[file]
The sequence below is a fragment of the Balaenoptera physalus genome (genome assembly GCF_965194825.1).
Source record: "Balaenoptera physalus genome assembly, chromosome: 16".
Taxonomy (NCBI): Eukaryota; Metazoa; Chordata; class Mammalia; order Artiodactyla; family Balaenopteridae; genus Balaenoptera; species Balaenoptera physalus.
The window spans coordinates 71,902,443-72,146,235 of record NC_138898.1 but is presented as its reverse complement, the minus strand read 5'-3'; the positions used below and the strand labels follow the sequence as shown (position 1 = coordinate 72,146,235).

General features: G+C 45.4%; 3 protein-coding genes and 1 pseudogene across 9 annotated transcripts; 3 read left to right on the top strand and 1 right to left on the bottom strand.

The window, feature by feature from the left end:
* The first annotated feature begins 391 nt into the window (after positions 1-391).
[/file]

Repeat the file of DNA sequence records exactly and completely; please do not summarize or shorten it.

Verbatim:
The sequence below is a fragment of the Balaenoptera physalus genome (genome assembly GCF_965194825.1).
Source record: "Balaenoptera physalus genome assembly, chromosome: 16".
Taxonomy (NCBI): Eukaryota; Metazoa; Chordata; class Mammalia; order Artiodactyla; family Balaenopteridae; genus Balaenoptera; species Balaenoptera physalus.
The window spans coordinates 71,902,443-72,146,235 of record NC_138898.1 but is presented as its reverse complement, the minus strand read 5'-3'; the positions used below and the strand labels follow the sequence as shown (position 1 = coordinate 72,146,235).

General features: G+C 45.4%; 3 protein-coding genes and 1 pseudogene across 9 annotated transcripts; 3 read left to right on the top strand and 1 right to left on the bottom strand.

The window, feature by feature from the left end:
* The first annotated feature begins 391 nt into the window (after positions 1-391).